September 23rd, 2006 – by: clearviews
Back in Delhi and the hotel and we thank our driver for the trip. During the journey he managed to find us a toilet that was usable and continued to keep supplying the cold water. He did get a tip from me when he came to my aid changing a large banknote to pay the vendor but not having the 50 rupees to give me at the time but it was too hard to explain! In the evening we went to our favourite restaurant ( the formica cafe) and tried some new curries. Next day Andrew went out to get a disc made of our photos and told me that there was a fabric shop he thought I might like to look at. On the way we stopped in a chemist and bought some cortisone cream for his hand and ended up buying lots of herbal tablets and lip creams for this, that and the other!
The fabrics were lovely but I really needed ready made stuff as I am not a seamstress.
Continued on towards the Channa Markets and spotted a barber working in a rudimentary tarp covered shop and Andrew popped in to have his hair cut. The price was 100 rupees ($AUS 3) and when the guy offered him a head massage and a shave he went for the works! I sat on a wooden bench just beside the 'shop' and watched the traffic squeeze past and the dressmaker's shop across the road. Five young women were there with fabric and were getting measured up. Andrew suggested I go and see what the go was but they had pastel fabrics that they wanted to sell me as I had pale skin and I wasn't taken with them at all.
After the haircut and a little chat with the barber's offsider who came back from lunch with his four year old son, we went back to the fabric shop.
a decorated water buffalo for the festival
It was now about 3.30pm. I enquired if I had enough time to get an outfit made up as we were leaving next morning at 3.30am! They said I could and would I like two? At 450 rupees each set of fabrics it was a bargain. I chose two sets of fabrics in strong colours despite the shopkeeper trying to once again get me to buy pastel colours. Really reckon with my fair skin I could have commanded a decent bride price in my younger days! I really wanted some lengths in a cotton fabric but they insisted that it was only for local consumption and not suited to my country. I tried to explain that it was hot where I came from but it was clear he didn't approve so I bowed to his suggestion. Then the guy asked if we were up to walking to the dressmaker.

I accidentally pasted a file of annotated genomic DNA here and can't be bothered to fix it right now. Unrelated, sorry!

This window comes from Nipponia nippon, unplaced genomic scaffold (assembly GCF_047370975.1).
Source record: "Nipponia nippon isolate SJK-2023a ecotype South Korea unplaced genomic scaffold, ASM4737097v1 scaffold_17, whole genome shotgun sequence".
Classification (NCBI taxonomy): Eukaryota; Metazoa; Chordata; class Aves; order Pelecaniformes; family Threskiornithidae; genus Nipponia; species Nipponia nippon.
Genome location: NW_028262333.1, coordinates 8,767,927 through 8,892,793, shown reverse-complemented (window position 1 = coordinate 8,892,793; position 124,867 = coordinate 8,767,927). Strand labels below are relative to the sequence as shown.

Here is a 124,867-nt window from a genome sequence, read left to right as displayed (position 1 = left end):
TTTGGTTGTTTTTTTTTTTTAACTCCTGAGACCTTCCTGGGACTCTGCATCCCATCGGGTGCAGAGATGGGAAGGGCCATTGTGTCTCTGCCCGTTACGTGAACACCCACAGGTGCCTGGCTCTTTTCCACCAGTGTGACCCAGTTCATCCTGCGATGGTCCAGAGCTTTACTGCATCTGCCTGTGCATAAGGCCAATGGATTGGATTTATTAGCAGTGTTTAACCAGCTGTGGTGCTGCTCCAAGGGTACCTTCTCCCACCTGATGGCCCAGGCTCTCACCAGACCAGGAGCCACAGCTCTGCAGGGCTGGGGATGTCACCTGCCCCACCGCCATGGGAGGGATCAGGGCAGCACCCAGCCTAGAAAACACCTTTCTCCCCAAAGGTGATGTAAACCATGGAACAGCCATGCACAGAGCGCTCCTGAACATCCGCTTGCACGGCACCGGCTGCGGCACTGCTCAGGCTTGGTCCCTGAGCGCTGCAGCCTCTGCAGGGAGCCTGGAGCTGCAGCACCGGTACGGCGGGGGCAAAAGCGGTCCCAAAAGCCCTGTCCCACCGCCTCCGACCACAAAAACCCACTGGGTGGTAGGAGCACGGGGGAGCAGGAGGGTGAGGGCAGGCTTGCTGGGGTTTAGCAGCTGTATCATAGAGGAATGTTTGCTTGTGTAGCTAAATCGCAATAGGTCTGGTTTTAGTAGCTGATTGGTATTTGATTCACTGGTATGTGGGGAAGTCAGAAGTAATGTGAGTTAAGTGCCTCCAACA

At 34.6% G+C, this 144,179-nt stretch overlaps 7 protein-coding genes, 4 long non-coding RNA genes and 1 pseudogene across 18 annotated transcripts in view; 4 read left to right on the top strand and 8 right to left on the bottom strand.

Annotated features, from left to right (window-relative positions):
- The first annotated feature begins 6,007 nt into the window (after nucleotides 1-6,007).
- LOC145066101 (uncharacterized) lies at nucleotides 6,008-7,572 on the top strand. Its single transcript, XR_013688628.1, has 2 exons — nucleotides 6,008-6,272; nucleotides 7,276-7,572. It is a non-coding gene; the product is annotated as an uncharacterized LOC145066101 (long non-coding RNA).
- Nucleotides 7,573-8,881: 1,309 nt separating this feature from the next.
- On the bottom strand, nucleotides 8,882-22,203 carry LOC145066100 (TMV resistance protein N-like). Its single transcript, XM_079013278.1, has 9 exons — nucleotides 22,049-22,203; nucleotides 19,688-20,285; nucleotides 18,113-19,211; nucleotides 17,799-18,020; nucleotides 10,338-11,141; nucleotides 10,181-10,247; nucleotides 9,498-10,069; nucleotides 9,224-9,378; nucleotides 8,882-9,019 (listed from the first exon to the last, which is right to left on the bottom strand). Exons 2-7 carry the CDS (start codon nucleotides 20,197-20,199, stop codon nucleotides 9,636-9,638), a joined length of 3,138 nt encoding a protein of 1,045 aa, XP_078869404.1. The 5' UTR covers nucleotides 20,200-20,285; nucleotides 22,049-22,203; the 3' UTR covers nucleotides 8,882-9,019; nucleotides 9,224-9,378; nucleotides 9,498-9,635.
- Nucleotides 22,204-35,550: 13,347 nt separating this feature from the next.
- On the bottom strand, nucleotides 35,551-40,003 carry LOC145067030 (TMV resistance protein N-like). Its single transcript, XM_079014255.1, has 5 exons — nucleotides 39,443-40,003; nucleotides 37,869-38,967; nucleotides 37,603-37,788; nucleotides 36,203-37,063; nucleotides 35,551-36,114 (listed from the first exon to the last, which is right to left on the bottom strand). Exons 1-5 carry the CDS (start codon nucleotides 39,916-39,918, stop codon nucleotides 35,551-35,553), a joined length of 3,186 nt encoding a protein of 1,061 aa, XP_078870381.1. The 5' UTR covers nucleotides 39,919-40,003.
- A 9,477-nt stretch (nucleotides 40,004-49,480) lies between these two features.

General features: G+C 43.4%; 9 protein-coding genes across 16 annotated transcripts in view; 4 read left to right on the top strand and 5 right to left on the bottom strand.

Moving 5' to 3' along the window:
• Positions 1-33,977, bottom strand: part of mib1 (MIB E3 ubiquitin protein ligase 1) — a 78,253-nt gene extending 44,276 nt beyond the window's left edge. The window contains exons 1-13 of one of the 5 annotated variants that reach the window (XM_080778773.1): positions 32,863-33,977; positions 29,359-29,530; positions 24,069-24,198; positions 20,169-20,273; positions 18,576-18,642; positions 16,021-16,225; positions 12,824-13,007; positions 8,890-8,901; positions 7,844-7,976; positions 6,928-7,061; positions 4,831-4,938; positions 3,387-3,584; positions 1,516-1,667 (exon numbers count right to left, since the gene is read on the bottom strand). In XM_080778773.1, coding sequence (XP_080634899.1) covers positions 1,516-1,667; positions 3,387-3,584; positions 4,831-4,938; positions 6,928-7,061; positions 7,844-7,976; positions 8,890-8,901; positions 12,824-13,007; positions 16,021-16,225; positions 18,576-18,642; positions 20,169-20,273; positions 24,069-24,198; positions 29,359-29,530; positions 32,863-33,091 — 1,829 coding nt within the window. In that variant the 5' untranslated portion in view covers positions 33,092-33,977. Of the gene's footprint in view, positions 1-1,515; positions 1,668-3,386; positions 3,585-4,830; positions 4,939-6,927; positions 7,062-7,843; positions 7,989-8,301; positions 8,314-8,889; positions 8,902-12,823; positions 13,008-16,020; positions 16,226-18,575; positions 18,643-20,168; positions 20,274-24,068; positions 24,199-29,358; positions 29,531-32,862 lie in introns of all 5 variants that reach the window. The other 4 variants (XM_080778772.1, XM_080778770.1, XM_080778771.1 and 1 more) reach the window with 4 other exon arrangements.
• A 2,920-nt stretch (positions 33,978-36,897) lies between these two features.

Off we set at a brisk pace and the fabric man translated my request. The man said that the outfits would be ready at 7pm and we should return then. He charged 500 rupees each outfit as it was a rushed job and asked me to choose two necklines from a display card for the two outfits as he measured me up. We paid a deposit of 500 rupees and gave him the card for our hotel and room number.
Back at the hotel we were getting ready to return to the tailor shop at 6.40pm when there was a ring at the door of our room. There was my man with the two outfits! We were amazed and very happy with the outfits and paid the balance. One buys three ready cut, lengths of fabric and from the plain piece the pants are made.
They have a flat panel at the front which is in the patterned material which has pleats coming from the panel and has a draw string waist, interfaced cuffs at the tailored leg and are eminently suited to a full 9 months of pregnancy. The top is a long shift with short (long for winter)sleeves and the patterned length of fabric is used for this. Both of mine had glittery bits in the fabric. The other length is made into the long floaty shawl (dupatta). They are stunning. I have since found out that they are called salwar (sometimes shalwar) kameez's.
Dinner was at our favourite restaurant and it was early to bed for the pick up at 3.15am. Travelling at night time in Delhi is much easier than by day though the poor people were still visible asleep at the sides of the road. We are really counting now and there are only 4 sleeps to go after this before we are home. Hong Kong here we come!